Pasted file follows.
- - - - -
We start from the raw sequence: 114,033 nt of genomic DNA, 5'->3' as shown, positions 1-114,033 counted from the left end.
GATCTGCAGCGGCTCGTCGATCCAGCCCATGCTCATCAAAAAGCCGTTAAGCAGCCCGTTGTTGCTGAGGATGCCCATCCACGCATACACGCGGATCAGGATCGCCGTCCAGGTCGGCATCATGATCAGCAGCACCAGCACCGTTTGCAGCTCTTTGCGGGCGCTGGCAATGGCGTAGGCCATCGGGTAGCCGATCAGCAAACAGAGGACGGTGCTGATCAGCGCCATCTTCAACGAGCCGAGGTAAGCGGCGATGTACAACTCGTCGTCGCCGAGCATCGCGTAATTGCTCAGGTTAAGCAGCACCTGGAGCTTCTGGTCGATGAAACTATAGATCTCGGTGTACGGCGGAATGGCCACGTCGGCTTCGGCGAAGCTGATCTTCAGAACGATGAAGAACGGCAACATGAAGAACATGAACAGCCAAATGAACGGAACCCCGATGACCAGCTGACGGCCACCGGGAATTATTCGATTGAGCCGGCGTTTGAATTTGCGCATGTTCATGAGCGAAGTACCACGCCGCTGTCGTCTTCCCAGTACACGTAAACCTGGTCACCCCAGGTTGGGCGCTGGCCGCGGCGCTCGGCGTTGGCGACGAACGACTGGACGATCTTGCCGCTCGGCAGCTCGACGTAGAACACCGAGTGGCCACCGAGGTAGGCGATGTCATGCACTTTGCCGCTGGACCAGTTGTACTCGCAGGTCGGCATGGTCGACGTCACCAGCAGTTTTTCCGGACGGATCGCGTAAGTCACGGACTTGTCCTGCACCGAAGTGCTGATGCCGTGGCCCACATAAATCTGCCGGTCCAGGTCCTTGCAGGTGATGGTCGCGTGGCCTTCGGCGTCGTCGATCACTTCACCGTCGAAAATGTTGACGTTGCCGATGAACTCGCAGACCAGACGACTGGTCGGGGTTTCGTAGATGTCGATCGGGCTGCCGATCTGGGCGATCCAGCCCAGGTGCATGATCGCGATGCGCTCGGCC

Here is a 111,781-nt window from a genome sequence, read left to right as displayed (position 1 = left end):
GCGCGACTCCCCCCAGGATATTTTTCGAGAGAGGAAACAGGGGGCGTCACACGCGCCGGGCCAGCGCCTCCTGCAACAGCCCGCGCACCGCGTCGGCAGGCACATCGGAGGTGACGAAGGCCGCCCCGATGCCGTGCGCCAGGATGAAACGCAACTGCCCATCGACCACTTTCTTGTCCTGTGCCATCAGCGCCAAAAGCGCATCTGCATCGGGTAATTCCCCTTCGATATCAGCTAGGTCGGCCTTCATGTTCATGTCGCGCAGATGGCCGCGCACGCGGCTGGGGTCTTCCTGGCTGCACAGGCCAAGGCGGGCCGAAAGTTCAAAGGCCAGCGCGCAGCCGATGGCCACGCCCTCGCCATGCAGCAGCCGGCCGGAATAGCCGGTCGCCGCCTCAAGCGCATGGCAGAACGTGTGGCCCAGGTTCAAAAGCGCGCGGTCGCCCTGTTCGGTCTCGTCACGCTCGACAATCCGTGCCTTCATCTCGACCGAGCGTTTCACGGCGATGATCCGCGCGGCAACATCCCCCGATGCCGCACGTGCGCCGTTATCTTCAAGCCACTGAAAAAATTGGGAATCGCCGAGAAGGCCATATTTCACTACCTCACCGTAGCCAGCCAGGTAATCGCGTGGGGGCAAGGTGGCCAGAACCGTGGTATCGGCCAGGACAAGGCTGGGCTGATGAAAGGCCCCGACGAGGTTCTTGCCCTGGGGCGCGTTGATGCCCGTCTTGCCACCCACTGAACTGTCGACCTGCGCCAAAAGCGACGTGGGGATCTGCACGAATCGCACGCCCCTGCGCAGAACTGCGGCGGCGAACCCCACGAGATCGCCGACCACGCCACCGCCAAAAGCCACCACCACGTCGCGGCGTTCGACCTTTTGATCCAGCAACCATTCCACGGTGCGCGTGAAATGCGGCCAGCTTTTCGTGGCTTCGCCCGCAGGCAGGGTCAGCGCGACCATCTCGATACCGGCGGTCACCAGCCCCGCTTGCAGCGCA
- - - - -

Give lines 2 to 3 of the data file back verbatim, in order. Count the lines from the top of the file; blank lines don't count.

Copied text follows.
GATCTGCAGCGGCTCGTCGATCCAGCCCATGCTCATCAAAAAGCCGTTAAGCAGCCCGTTGTTGCTGAGGATGCCCATCCACGCATACACGCGGATCAGGATCGCCGTCCAGGTCGGCATCATGATCAGCAGCACCAGCACCGTTTGCAGCTCTTTGCGGGCGCTGGCAATGGCGTAGGCCATCGGGTAGCCGATCAGCAAACAGAGGACGGTGCTGATCAGCGCCATCTTCAACGAGCCGAGGTAAGCGGCGATGTACAACTCGTCGTCGCCGAGCATCGCGTAATTGCTCAGGTTAAGCAGCACCTGGAGCTTCTGGTCGATGAAACTATAGATCTCGGTGTACGGCGGAATGGCCACGTCGGCTTCGGCGAAGCTGATCTTCAGAACGATGAAGAACGGCAACATGAAGAACATGAACAGCCAAATGAACGGAACCCCGATGACCAGCTGACGGCCACCGGGAATTATTCGATTGAGCCGGCGTTTGAATTTGCGCATGTTCATGAGCGAAGTACCACGCCGCTGTCGTCTTCCCAGTACACGTAAACCTGGTCACCCCAGGTTGGGCGCTGGCCGCGGCGCTCGGCGTTGGCGACGAACGACTGGACGATCTTGCCGCTCGGCAGCTCGACGTAGAACACCGAGTGGCCACCGAGGTAGGCGATGTCATGCACTTTGCCGCTGGACCAGTTGTACTCGCAGGTCGGCATGGTCGACGTCACCAGCAGTTTTTCCGGACGGATCGCGTAAGTCACGGACTTGTCCTGCACCGAAGTGCTGATGCCGTGGCCCACATAAATCTGCCGGTCCAGGTCCTTGCAGGTGATGGTCGCGTGGCCTTCGGCGTCGTCGATCACTTCACCGTCGAAAATGTTGACGTTGCCGATGAACTCGCAGACCAGACGACTGGTCGGGGTTTCGTAGATGTCGATCGGGCTGCCGATCTGGGCGATCCAGCCCAGGTGCATGATCGCGATGCGCTCGGCC

Here is a 111,781-nt window from a genome sequence, read left to right as displayed (position 1 = left end):